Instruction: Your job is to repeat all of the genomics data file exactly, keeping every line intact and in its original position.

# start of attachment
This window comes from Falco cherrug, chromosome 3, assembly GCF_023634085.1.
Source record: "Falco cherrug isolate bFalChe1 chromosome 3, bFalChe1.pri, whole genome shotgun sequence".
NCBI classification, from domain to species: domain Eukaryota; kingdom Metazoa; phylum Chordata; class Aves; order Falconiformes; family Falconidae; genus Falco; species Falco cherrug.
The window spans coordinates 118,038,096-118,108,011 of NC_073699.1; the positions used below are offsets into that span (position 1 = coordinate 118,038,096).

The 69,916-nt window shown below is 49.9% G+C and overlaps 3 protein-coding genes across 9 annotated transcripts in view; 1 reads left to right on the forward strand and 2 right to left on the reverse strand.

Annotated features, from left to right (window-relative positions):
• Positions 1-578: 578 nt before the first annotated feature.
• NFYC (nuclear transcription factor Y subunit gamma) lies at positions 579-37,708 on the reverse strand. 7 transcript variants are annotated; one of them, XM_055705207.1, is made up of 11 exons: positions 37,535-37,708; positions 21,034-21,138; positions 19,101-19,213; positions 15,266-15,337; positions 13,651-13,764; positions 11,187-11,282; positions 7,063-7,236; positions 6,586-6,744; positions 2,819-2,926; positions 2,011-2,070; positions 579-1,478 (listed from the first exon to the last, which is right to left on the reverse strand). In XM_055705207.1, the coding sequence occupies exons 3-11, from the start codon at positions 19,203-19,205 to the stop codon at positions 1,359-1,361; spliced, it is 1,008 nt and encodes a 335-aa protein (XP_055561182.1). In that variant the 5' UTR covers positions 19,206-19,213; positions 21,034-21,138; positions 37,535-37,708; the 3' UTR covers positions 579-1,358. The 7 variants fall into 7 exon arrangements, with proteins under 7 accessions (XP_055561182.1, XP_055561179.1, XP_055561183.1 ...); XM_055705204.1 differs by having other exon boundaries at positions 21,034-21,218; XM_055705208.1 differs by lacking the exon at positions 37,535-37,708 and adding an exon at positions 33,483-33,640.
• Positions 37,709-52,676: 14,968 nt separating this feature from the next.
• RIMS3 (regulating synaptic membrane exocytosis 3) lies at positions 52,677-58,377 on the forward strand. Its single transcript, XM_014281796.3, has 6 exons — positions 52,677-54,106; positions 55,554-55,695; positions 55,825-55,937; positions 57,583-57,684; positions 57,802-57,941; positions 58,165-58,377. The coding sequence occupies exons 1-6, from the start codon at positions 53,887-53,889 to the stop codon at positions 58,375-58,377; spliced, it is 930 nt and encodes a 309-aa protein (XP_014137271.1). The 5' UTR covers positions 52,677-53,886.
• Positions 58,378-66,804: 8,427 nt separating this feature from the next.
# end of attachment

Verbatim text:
This window comes from Falco cherrug, chromosome 3, assembly GCF_023634085.1.
Source record: "Falco cherrug isolate bFalChe1 chromosome 3, bFalChe1.pri, whole genome shotgun sequence".
NCBI classification, from domain to species: domain Eukaryota; kingdom Metazoa; phylum Chordata; class Aves; order Falconiformes; family Falconidae; genus Falco; species Falco cherrug.
The window spans coordinates 118,038,096-118,108,011 of NC_073699.1; the positions used below are offsets into that span (position 1 = coordinate 118,038,096).

The 69,916-nt window shown below is 49.9% G+C and overlaps 3 protein-coding genes across 9 annotated transcripts in view; 1 reads left to right on the forward strand and 2 right to left on the reverse strand.

Annotated features, from left to right (window-relative positions):
• Positions 1-578: 578 nt before the first annotated feature.
• NFYC (nuclear transcription factor Y subunit gamma) lies at positions 579-37,708 on the reverse strand. 7 transcript variants are annotated; one of them, XM_055705207.1, is made up of 11 exons: positions 37,535-37,708; positions 21,034-21,138; positions 19,101-19,213; positions 15,266-15,337; positions 13,651-13,764; positions 11,187-11,282; positions 7,063-7,236; positions 6,586-6,744; positions 2,819-2,926; positions 2,011-2,070; positions 579-1,478 (listed from the first exon to the last, which is right to left on the reverse strand). In XM_055705207.1, the coding sequence occupies exons 3-11, from the start codon at positions 19,203-19,205 to the stop codon at positions 1,359-1,361; spliced, it is 1,008 nt and encodes a 335-aa protein (XP_055561182.1). In that variant the 5' UTR covers positions 19,206-19,213; positions 21,034-21,138; positions 37,535-37,708; the 3' UTR covers positions 579-1,358. The 7 variants fall into 7 exon arrangements, with proteins under 7 accessions (XP_055561182.1, XP_055561179.1, XP_055561183.1 ...); XM_055705204.1 differs by having other exon boundaries at positions 21,034-21,218; XM_055705208.1 differs by lacking the exon at positions 37,535-37,708 and adding an exon at positions 33,483-33,640.
• Positions 37,709-52,676: 14,968 nt separating this feature from the next.
• RIMS3 (regulating synaptic membrane exocytosis 3) lies at positions 52,677-58,377 on the forward strand. Its single transcript, XM_014281796.3, has 6 exons — positions 52,677-54,106; positions 55,554-55,695; positions 55,825-55,937; positions 57,583-57,684; positions 57,802-57,941; positions 58,165-58,377. The coding sequence occupies exons 1-6, from the start codon at positions 53,887-53,889 to the stop codon at positions 58,375-58,377; spliced, it is 930 nt and encodes a 309-aa protein (XP_014137271.1). The 5' UTR covers positions 52,677-53,886.
• Positions 58,378-66,804: 8,427 nt separating this feature from the next.